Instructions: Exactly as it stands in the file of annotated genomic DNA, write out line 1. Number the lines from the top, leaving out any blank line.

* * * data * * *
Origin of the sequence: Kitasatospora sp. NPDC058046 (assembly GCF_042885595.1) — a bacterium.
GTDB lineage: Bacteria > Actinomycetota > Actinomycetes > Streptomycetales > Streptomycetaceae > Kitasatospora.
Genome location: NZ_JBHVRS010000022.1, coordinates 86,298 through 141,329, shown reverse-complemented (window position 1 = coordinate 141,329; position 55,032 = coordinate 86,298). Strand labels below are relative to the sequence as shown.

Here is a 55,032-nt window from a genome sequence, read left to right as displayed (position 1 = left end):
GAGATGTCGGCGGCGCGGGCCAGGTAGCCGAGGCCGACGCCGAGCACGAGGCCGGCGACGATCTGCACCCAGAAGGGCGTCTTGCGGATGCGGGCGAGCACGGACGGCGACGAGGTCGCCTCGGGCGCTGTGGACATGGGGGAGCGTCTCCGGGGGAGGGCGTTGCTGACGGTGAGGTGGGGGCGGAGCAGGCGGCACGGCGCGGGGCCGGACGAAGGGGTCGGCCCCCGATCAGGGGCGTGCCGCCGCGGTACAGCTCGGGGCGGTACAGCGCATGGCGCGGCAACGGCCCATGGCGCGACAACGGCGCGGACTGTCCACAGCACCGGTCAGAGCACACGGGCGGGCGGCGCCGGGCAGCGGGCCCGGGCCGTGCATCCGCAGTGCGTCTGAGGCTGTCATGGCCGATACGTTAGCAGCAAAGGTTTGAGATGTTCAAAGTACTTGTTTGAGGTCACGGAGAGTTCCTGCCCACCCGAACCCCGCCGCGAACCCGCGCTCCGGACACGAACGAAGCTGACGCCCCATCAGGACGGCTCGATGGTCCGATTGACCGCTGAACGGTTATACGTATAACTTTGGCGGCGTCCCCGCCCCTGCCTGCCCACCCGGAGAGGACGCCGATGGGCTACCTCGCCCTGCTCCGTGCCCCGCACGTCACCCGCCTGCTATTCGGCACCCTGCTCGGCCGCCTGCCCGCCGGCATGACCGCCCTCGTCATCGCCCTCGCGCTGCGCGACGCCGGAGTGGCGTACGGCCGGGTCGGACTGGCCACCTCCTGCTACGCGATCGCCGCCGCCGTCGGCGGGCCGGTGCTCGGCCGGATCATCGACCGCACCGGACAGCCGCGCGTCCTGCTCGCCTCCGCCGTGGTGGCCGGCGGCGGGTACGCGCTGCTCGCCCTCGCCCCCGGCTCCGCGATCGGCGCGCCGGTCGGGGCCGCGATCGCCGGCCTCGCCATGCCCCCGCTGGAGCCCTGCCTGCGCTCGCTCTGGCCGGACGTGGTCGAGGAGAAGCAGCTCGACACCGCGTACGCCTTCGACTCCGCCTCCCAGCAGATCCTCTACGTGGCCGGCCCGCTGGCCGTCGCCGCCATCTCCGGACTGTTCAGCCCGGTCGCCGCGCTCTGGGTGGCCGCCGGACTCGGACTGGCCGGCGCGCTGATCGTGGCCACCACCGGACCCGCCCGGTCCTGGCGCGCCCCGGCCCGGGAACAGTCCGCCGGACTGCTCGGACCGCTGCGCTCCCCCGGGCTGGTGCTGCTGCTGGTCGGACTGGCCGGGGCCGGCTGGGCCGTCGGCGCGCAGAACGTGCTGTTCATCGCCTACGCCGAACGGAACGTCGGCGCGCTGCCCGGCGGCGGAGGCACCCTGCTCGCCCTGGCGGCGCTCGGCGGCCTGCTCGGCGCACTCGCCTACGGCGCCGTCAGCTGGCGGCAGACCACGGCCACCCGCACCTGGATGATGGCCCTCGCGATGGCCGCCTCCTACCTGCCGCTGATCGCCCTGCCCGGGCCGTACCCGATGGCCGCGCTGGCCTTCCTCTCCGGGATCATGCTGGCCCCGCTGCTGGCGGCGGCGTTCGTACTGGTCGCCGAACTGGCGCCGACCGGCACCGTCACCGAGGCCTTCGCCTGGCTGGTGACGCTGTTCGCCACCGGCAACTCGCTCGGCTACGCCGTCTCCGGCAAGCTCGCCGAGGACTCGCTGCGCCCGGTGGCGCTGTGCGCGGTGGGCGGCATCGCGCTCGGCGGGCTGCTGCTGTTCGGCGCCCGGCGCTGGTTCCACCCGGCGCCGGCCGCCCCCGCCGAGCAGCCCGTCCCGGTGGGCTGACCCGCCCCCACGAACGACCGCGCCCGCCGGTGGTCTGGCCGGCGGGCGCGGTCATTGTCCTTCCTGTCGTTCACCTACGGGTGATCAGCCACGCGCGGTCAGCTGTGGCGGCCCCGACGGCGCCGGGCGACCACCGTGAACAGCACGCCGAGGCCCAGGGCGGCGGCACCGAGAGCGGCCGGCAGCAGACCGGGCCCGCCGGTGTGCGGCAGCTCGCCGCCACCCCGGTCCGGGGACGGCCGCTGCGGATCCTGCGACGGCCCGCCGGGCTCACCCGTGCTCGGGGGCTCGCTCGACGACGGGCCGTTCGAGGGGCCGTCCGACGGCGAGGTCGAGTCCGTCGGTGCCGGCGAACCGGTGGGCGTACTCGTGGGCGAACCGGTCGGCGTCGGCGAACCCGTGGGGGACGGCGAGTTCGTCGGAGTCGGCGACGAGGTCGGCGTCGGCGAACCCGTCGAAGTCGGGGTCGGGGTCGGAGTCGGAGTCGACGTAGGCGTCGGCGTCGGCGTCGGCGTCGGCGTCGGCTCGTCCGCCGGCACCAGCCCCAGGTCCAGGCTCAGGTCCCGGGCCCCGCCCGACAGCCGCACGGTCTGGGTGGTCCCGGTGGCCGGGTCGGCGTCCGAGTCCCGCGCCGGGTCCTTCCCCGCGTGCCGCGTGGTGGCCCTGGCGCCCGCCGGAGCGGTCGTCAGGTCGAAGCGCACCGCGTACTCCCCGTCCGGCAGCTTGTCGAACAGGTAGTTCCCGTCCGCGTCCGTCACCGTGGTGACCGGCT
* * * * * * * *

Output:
Origin of the sequence: Kitasatospora sp. NPDC058046 (assembly GCF_042885595.1) — a bacterium.